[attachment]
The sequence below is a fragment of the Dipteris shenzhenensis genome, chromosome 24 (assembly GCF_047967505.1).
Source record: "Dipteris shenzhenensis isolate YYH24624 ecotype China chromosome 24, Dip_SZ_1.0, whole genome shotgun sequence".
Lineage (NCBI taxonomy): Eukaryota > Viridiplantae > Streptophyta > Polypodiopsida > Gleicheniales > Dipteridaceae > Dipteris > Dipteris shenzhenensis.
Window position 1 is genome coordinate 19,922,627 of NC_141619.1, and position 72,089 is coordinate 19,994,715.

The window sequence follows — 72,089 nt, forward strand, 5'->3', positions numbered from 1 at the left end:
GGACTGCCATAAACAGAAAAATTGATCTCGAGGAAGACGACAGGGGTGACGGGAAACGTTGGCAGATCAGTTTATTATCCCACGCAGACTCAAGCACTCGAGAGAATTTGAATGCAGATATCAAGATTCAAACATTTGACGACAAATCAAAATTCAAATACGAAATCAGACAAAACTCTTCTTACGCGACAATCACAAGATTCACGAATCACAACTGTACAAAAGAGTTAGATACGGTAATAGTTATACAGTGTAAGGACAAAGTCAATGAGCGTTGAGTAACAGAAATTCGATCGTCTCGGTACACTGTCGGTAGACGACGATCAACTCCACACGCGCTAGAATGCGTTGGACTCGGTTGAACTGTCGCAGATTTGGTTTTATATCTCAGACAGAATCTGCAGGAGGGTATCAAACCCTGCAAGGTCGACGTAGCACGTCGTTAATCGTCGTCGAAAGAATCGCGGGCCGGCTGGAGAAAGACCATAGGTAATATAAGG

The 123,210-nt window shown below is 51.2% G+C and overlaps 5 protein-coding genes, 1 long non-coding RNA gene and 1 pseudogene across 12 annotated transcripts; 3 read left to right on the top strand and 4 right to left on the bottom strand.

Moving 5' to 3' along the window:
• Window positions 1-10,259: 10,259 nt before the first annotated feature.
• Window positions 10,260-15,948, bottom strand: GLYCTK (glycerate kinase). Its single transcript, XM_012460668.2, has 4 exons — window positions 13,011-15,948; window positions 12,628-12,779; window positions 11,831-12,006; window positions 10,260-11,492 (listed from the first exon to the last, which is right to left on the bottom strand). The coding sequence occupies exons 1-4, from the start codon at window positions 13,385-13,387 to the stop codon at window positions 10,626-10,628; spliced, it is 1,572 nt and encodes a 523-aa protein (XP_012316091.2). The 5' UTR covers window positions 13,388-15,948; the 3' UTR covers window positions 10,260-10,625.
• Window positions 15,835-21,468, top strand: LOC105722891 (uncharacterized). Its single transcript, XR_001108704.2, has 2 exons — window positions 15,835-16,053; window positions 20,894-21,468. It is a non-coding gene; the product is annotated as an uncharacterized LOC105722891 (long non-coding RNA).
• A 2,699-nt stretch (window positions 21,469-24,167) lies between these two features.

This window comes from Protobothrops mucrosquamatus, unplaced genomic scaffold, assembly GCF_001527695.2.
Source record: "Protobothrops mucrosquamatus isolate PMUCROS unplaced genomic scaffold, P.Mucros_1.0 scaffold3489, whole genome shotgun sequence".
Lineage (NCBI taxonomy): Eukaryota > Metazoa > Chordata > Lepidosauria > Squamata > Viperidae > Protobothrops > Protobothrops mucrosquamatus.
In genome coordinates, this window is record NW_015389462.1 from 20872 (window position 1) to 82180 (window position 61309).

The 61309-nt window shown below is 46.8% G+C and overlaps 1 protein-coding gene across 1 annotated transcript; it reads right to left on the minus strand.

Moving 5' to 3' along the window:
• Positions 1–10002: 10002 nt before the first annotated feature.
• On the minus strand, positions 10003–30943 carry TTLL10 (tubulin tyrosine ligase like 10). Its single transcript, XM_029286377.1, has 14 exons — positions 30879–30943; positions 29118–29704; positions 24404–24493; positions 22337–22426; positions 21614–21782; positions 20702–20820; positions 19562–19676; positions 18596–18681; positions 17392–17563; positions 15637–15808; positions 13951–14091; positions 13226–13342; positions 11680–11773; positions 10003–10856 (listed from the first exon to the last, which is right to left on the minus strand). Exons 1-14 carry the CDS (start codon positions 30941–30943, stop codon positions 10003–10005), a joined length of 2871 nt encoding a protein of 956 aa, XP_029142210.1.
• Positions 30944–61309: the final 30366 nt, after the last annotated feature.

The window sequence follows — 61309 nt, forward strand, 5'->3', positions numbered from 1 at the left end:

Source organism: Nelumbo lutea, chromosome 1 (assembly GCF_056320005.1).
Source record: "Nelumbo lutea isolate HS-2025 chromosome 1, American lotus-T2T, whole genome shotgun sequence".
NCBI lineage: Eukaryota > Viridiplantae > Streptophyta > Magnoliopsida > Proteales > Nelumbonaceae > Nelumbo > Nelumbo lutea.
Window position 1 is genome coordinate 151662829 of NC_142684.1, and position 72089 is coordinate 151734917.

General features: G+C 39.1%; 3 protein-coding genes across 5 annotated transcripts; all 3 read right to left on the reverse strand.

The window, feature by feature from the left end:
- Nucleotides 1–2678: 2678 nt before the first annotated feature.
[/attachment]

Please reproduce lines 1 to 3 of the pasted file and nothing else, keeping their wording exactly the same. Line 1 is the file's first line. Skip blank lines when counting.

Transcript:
The sequence below is a fragment of the Dipteris shenzhenensis genome, chromosome 24 (assembly GCF_047967505.1).
Source record: "Dipteris shenzhenensis isolate YYH24624 ecotype China chromosome 24, Dip_SZ_1.0, whole genome shotgun sequence".
Lineage (NCBI taxonomy): Eukaryota > Viridiplantae > Streptophyta > Polypodiopsida > Gleicheniales > Dipteridaceae > Dipteris > Dipteris shenzhenensis.